Using Types and Meta-types to Create Semantic Data at Scale

Research & Innovation

Developing useful ontological data requires categories that are narrow enough to reason about. At Indeed, we help people find jobs, and it’s hard to know who is a good fit for a generic “Engineering” job; it needs to be “Civil Engineering”, “Chemical Engineering”, or the like. Once categories get narrow enough to say something about, we start to talk about them as though we are reasoning about individuals: “A truck driver needs a commercial driver’s license.” That’s not quite right—more properly, “Each truck driver needs their own current commercial driver’s license for the state in which they reside”—but because building a sub-graph for the qualifications of every individual truck driver, nurse, software engineer, etc. is both infeasible and redundant, we’ve learned to stop before getting to the level of trying to make inferences about individuals. We can get specific enough to make reliable inferences without putting millions of jobs and job seekers in our knowledge graph.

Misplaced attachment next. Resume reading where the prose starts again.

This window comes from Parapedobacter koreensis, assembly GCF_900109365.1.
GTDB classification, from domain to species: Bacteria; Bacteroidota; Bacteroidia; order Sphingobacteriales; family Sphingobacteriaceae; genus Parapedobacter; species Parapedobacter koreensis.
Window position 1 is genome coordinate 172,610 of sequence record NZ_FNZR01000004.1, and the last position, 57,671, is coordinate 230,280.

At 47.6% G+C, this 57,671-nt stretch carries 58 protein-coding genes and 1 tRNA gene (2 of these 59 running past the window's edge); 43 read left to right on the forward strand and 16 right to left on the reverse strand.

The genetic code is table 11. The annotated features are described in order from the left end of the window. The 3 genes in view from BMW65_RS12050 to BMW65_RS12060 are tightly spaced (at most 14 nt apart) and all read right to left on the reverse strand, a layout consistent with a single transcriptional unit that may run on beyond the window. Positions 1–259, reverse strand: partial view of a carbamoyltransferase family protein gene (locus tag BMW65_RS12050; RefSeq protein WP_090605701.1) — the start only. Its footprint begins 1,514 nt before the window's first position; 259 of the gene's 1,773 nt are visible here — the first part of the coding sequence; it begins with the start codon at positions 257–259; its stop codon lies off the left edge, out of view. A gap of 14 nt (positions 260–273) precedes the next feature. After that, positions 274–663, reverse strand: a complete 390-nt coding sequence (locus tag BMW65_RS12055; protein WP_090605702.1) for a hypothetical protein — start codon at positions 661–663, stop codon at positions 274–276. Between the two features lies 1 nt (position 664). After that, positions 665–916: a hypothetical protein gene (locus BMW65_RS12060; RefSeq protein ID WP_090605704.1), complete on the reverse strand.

Creating sensitivity to context is a related challenge. Various ways of categorizing and annotating jobs won’t have the same relevance in every context. If we see that a job seeker has a lot of building trades skills, we should really focus on jobs in the building trades sector, but accounting skills might indicate interest in jobs across almost any sector, because accountants are needed everywhere. Each job has many facets, and knowing which facets are relevant in a given context is critical to providing efficient and nuanced reasoning. Our system distributes knowledge across a graph including taxonomies of SKOS concepts, which serve as what we might call “first-order” types, and an ontology including both customized relations that support inferences based on those concepts, and RDFS classes that serve as “meta-types”, supporting reasoning based on contexts and use cases. This knowledge graph allows us to reason about individual documents on-demand and apply sophisticated metadata at scale. In building it, we’ve learned a lot about when to tolerate ambiguity boundaries between types, or even between types and individuals. Documents like job postings, résumés, and company profiles are written by humans in natural language, and reasoning about them cannot be perfect. To make matters worse, we have to operate at scale and to a great extent in real time. Leveraging distinct layers of type analysis, and having a sense of humor, are our best tools for maintaining the performance and precision of our scaled metadata application.


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